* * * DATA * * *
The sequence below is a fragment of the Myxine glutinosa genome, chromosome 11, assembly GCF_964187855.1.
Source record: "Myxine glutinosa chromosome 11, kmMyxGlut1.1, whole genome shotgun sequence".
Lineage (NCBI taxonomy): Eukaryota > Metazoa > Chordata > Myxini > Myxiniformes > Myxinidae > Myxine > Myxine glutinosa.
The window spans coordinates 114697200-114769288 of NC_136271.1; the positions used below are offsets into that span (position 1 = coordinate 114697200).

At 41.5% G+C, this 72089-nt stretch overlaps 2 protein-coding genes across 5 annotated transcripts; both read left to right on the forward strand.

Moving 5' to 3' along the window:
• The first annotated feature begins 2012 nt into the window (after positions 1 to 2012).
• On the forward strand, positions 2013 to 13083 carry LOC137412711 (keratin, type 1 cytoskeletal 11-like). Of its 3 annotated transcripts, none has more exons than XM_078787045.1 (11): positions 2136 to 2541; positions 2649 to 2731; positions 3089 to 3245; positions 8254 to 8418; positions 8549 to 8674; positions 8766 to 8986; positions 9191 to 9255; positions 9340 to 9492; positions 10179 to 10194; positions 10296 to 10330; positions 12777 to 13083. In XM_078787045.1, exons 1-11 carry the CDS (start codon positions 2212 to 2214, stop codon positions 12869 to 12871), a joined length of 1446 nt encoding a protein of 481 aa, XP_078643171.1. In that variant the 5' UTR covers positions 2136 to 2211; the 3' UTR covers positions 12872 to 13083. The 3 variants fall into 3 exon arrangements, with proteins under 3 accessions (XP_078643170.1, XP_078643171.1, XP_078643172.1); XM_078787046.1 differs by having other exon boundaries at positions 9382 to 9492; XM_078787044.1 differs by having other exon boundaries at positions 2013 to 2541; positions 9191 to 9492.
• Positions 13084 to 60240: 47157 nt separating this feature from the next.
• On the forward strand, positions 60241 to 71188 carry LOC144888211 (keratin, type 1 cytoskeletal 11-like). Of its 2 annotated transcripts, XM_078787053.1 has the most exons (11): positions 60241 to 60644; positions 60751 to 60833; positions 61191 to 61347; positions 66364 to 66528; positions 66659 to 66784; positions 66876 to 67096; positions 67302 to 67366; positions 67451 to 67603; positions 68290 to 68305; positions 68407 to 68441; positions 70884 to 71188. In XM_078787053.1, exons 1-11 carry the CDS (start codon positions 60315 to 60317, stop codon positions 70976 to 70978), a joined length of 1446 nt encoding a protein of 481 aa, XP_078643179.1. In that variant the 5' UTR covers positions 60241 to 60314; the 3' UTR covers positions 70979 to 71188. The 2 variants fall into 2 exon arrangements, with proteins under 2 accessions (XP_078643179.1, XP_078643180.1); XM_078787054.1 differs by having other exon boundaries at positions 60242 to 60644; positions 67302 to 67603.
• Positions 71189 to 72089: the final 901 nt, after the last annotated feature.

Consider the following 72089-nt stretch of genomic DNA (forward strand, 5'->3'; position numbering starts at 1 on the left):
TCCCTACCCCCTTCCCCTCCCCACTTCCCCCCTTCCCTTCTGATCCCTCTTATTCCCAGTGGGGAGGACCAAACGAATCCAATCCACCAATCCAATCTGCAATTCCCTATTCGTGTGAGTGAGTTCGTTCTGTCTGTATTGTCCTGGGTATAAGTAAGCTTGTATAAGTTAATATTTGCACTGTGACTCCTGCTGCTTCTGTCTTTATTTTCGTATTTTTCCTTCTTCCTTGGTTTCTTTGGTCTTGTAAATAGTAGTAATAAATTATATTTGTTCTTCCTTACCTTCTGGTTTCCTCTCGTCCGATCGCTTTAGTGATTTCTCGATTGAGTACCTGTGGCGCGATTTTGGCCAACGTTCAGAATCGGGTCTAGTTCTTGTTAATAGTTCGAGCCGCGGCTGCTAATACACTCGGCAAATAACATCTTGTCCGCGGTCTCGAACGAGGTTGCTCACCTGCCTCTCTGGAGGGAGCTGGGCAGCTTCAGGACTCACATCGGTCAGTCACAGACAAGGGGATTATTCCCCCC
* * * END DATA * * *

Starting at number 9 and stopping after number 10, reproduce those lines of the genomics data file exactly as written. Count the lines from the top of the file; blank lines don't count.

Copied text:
• Positions 13084 to 60240: 47157 nt separating this feature from the next.
• On the forward strand, positions 60241 to 71188 carry LOC144888211 (keratin, type 1 cytoskeletal 11-like). Of its 2 annotated transcripts, XM_078787053.1 has the most exons (11): positions 60241 to 60644; positions 60751 to 60833; positions 61191 to 61347; positions 66364 to 66528; positions 66659 to 66784; positions 66876 to 67096; positions 67302 to 67366; positions 67451 to 67603; positions 68290 to 68305; positions 68407 to 68441; positions 70884 to 71188. In XM_078787053.1, exons 1-11 carry the CDS (start codon positions 60315 to 60317, stop codon positions 70976 to 70978), a joined length of 1446 nt encoding a protein of 481 aa, XP_078643179.1. In that variant the 5' UTR covers positions 60241 to 60314; the 3' UTR covers positions 70979 to 71188. The 2 variants fall into 2 exon arrangements, with proteins under 2 accessions (XP_078643179.1, XP_078643180.1); XM_078787054.1 differs by having other exon boundaries at positions 60242 to 60644; positions 67302 to 67603.